Here is a list of Cook County Commissioners with their contact information. Please call them and let them know you support this reasonable measure to expand drug collection sites. I wouldn't ask you if it wasn't so important. If you have additional questions, please contact me.

Not Yet Sponsors:

Robert Steele — District 2
(312) 603-3019; (773) 722-0140
Robert.steele@cookcountyil.gov

Jerry Butler — District 3
(312) 603-6391
Jerry.Butler@cookcountyil.gov

Stanley Moore — District 4
(312) 603-2065; (773) 783-2412
stanley@commissionermoore.com

Deborah Sims — District 5
(312) 603-6381; (708) 371-4251
Deborah.Sims@cookcountyil.gov

Joan Patricia Murphy — District 6
(312) 603-4216; (708) 389-2125
Joan.Murphy@cookcountyil.gov

Jesus "Chuy" Garcia — District 7
(312) 603-5443; (773) 376-2700
Jesus.garcia@cookcountyil.gov

John Fritchey — District 12
(312) 603-6380
commish@fritchey.com

Gregg Goslin — District 14
(312) 603-4932; (847) 729-2279
Commissioner.goslin@cookcountyil.gov

Tim Schneider — District 15
(312) 603-6500; (847) 640-1632
Tim.schneider@cookcountyil.gov

Sean M. Morrison — District 17
(312) 603-4215; (708) 349-1336
Sean.morrison@cookcountyil.gov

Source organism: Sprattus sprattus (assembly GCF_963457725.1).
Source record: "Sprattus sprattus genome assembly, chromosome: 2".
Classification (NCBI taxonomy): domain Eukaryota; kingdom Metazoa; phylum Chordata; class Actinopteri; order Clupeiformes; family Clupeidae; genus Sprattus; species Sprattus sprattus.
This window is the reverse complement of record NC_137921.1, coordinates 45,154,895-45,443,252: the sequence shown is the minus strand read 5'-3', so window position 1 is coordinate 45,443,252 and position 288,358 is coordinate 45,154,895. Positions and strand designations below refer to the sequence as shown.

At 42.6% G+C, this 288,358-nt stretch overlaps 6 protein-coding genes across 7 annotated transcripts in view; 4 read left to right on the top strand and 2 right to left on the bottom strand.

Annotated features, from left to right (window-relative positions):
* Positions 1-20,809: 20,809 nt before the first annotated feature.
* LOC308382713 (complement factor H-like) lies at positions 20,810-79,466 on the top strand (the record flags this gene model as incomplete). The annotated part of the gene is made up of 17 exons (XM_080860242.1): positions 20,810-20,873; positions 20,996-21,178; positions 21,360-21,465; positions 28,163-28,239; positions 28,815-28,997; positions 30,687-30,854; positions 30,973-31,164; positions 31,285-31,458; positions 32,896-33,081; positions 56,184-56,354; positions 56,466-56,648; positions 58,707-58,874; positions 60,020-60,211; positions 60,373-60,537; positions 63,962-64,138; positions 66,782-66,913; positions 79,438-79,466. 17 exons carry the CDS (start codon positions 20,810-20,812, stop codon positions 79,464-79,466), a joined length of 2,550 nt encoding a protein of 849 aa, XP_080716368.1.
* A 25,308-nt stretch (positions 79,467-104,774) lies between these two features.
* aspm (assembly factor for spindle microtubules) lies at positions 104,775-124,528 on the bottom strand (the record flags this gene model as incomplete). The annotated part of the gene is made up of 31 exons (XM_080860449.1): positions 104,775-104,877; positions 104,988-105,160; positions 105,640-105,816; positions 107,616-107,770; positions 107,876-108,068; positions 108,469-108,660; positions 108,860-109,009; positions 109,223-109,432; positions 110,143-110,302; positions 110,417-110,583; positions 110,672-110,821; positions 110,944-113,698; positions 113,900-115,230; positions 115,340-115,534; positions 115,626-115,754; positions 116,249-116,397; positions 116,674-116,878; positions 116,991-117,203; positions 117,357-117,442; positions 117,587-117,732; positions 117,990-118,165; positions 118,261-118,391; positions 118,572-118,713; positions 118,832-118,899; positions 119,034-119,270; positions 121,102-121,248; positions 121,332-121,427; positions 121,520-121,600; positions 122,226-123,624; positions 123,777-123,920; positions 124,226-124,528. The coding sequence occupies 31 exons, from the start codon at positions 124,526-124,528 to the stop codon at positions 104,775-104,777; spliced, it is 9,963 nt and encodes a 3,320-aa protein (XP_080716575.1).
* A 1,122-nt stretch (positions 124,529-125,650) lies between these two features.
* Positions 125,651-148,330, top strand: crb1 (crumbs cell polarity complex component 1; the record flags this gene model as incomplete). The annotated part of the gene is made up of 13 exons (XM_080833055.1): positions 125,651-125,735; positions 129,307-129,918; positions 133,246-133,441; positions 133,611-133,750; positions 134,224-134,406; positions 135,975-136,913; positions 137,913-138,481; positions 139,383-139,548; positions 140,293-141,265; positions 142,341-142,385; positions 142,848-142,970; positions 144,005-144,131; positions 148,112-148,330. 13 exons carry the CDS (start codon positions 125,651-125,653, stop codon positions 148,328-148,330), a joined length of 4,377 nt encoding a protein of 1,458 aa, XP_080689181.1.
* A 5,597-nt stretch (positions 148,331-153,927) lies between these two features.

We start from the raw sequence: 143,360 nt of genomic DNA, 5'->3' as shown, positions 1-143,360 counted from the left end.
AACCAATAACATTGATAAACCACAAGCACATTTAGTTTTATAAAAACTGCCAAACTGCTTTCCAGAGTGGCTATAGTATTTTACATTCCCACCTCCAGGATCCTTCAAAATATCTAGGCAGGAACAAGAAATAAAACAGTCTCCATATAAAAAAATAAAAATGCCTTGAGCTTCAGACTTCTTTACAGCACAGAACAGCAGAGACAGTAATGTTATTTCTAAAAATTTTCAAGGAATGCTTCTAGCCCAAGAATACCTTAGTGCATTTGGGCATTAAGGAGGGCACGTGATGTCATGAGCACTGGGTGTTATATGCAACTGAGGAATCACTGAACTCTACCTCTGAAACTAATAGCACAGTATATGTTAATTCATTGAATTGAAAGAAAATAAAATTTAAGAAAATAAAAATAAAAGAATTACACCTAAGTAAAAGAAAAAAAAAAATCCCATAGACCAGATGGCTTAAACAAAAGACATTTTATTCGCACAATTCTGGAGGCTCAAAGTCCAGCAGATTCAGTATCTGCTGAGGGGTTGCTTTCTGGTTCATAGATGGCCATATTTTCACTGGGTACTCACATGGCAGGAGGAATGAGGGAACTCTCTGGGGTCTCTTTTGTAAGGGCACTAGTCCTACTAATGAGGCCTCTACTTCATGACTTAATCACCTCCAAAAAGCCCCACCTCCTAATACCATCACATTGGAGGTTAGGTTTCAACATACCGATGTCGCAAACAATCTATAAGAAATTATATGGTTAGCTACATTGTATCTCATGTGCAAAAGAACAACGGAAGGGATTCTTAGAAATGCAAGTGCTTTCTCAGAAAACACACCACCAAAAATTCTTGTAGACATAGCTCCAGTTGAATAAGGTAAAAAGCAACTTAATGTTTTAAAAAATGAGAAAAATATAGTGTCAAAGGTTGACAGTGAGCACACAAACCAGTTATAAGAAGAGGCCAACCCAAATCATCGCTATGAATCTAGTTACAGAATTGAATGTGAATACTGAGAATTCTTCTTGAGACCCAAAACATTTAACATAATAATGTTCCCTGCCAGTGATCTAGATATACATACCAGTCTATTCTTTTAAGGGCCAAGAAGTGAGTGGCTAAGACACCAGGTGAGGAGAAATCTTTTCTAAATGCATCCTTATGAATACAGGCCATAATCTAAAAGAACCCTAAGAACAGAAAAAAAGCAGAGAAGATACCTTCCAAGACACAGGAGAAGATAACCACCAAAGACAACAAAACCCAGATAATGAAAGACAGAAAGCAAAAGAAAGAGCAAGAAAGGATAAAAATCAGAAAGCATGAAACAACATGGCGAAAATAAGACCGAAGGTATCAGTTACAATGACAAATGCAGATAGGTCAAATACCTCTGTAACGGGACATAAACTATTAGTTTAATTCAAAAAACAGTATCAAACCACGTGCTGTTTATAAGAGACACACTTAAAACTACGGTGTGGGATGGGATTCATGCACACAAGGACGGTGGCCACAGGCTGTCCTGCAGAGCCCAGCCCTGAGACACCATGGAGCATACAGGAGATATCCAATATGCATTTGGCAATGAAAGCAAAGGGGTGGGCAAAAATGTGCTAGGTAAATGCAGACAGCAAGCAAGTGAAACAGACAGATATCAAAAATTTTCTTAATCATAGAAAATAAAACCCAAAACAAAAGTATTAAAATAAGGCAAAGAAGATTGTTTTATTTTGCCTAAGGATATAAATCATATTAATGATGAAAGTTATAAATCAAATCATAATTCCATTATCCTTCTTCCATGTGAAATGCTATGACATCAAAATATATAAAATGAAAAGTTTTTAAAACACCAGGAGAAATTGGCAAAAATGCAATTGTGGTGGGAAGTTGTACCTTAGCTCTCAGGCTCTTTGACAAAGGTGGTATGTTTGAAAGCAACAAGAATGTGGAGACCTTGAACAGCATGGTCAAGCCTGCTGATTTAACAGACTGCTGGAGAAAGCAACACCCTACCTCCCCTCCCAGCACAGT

Jeff Tobolski — District 16
(312) 603-6384; (708) 352-2301

Sponsors:

Larry Suffredin — District 13
(312) 603-6383
Larry.suffredin@cookcountyil.gov

John P. Daley — District 11
(312) 603-4400
John.Daley@cookcountyil.gov

Luis Arroyo Jr. — District 8
(312) 603-6386; (773) 417-4454
Luis.arroyojr@cookcountyil.gov

Richard R. Boykin — District 1
(312) 603-4566
Richard.boykin@cookcountyil.gov

Bridget Gainer — District 10
(312) 603-4210; (773) 561-1010
office@bridgetgainer.com

Peter N. Silvestri — District 9
(312) 603-4393; (773) 444-0346
Cookcty9@aol.com

To find your Cook County Commissioner, please click on where your home or business is located on this map. A text box should appear providing the first and last name of your commissioner, as well as contact information.


Cleaner Water Downstream

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You may have seen the eerie green glow of ultraviolet lights in a new facility at the O’Brien treatment plant in Skokie in the newspaper or on television recently. On Wednesday, the MWRD celebrated the launch of disinfection there — a new facility that will provide what’s called tertiary treatment to the water at the plant, killing bacteria and other pathogens before the water is discharged into the North Shore Channel. This is now the largest wastewater UV disinfection facility in the U.S. at a plant with the capacity to treat more than 500 million gallons per day (average flow is 250 mgd).

While past leaders at the District did not wish to install disinfection, citing inflated costs and combined sewer overflows that still deliver high amounts of bacteria to our waterways, the efforts of IL Senator Dick Durbin, the U.S. EPA, the Illinois EPA, advocacy by environmental groups, and changing membership on the MWRD Board all led to a decision to support disinfection at the Calumet and O’Brien plants in June 2011. Now, five years later, the facilities are running, the bacteria counts are way down on dry days, and we all can celebrate better water quality.